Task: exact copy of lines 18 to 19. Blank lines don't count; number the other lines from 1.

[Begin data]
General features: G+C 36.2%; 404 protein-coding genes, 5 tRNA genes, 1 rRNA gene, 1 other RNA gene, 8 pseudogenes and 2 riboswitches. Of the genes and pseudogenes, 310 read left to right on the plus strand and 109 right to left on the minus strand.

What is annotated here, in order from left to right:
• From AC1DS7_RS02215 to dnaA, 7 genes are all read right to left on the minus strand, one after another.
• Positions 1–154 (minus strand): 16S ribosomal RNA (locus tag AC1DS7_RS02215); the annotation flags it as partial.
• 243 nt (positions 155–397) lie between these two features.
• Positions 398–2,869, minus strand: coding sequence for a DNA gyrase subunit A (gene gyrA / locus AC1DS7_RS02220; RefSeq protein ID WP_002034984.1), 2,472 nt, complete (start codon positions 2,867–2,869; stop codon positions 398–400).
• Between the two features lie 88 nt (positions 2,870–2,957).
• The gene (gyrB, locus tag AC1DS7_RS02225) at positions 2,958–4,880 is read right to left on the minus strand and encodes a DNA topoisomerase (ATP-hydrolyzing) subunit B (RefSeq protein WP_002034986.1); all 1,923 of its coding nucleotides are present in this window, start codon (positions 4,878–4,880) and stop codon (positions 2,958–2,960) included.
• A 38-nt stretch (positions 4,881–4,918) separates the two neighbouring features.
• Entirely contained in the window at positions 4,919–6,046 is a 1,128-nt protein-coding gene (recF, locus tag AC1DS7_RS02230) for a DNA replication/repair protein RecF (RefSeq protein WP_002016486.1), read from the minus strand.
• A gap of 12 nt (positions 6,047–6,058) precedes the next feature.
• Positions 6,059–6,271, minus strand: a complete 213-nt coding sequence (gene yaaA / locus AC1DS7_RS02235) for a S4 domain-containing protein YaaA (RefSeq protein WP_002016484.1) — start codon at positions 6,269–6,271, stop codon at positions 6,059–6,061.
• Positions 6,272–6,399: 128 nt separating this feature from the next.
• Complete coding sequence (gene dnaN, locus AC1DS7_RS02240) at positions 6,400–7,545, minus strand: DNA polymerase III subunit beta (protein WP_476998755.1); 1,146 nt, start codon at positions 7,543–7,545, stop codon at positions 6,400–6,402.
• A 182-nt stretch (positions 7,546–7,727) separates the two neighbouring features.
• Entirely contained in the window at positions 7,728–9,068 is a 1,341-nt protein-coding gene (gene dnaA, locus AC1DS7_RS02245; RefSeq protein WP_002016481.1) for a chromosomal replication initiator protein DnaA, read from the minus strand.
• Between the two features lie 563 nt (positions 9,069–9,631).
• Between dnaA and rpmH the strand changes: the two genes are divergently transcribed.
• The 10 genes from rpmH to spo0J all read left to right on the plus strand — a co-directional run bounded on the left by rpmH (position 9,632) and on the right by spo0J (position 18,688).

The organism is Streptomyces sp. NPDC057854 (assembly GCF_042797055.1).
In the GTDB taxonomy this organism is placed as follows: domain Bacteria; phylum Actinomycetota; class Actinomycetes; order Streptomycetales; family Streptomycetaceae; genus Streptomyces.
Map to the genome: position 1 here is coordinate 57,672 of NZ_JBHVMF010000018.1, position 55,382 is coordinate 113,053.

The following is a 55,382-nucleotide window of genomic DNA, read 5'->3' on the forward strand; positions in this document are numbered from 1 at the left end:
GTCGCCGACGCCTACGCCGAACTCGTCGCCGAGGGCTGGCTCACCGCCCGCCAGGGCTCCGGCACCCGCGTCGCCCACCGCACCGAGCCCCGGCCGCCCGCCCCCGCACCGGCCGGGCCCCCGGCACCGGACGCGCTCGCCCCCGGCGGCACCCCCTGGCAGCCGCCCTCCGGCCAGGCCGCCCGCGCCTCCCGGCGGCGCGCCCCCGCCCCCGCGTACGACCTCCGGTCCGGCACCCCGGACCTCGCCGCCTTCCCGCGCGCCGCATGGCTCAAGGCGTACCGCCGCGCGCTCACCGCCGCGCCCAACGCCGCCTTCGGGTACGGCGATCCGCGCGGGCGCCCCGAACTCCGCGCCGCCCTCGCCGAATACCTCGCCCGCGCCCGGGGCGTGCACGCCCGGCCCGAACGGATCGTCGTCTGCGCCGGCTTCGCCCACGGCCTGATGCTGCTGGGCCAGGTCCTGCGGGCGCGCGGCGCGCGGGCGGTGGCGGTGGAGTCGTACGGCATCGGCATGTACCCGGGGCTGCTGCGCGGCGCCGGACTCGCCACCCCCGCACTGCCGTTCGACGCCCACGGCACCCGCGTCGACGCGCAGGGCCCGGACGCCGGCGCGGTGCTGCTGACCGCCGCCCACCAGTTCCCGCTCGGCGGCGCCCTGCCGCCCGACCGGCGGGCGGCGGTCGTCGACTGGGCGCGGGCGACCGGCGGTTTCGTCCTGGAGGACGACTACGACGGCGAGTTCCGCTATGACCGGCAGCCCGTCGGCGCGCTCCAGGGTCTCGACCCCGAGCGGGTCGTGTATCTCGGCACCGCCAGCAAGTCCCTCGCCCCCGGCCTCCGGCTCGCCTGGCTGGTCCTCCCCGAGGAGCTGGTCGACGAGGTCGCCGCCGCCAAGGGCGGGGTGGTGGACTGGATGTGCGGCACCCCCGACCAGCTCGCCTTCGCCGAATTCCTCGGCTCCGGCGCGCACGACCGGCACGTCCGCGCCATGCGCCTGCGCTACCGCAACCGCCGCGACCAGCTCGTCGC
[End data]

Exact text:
• Between dnaA and rpmH the strand changes: the two genes are divergently transcribed.
• The 10 genes from rpmH to spo0J all read left to right on the plus strand — a co-directional run bounded on the left by rpmH (position 9,632) and on the right by spo0J (position 18,688).